(Chapter 18) Footnote 17:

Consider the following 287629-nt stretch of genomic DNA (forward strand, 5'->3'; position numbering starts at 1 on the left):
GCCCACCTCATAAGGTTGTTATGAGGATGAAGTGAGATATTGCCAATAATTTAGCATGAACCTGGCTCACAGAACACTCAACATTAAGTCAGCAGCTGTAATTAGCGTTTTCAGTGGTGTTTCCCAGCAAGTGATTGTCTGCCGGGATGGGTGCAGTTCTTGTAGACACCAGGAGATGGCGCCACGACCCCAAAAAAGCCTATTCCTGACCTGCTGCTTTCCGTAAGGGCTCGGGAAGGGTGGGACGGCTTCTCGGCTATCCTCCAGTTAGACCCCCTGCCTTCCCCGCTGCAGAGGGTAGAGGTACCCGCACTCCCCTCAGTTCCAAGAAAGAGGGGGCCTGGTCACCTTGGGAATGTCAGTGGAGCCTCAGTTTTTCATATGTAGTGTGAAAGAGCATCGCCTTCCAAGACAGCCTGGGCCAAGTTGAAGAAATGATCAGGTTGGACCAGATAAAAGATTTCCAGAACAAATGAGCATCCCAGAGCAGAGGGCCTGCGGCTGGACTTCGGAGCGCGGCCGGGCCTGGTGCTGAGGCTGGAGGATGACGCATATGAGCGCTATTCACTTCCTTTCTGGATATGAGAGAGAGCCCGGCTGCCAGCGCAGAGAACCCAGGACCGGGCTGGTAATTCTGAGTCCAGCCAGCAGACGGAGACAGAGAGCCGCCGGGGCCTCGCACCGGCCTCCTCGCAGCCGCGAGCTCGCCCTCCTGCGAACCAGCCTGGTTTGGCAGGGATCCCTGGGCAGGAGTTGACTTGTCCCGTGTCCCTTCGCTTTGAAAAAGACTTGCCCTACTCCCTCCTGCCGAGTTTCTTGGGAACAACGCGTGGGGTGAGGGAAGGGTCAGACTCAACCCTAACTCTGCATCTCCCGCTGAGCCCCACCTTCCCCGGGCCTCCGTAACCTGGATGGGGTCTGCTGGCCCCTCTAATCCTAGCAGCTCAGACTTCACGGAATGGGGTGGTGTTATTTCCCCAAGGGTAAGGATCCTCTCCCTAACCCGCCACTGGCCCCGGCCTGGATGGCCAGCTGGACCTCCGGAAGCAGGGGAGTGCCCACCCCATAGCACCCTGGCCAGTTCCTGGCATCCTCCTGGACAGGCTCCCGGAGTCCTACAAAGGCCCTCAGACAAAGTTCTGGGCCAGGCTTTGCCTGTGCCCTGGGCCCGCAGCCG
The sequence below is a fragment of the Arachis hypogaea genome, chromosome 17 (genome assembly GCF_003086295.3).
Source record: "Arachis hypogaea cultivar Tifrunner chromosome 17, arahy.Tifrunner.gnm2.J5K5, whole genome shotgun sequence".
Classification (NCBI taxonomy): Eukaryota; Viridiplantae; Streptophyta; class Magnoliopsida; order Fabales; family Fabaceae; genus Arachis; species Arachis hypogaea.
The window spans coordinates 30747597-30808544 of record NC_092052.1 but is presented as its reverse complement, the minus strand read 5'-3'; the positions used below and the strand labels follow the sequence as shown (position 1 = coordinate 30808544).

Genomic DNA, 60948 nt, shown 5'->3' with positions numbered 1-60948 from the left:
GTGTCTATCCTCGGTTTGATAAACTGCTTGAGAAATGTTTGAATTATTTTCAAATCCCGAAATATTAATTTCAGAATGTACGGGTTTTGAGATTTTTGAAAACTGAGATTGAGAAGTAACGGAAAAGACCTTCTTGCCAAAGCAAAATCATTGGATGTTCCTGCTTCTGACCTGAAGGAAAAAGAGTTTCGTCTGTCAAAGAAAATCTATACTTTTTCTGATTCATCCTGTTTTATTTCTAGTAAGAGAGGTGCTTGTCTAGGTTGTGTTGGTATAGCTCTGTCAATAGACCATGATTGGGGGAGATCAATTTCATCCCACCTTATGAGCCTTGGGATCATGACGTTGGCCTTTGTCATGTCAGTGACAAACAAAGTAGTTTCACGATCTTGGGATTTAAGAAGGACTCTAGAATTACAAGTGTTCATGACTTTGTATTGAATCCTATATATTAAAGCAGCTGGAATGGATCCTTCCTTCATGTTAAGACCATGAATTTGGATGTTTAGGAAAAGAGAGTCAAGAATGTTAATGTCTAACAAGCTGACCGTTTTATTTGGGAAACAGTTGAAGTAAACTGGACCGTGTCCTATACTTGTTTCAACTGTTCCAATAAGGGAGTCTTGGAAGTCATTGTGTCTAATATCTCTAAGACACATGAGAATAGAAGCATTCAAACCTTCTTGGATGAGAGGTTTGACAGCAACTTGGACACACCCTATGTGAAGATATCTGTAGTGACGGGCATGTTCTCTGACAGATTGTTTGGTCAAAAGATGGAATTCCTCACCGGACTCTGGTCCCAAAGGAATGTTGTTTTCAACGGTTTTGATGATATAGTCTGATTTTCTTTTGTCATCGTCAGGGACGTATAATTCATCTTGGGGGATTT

Galen mentions the coccyx in De anat. adm. 310.5, 11, 15; 311.4, 10; 398.9; 399.8; 533.16; 534.3; 587.11, 14. For the sacrum, see 537.4-5, 585.5-8, and 586.4-6. In the first chapter of book 6, Galen distinguishes between apes which are most like man and have a small coccyx and others with a long coccyx, which “may have a tail.” (533-534, tr. Singer 1956 p. 147). The former would be tailless forms such as the Barbary ape, Macaca sylvanus, Galen's chief referent in projecting human anatomy.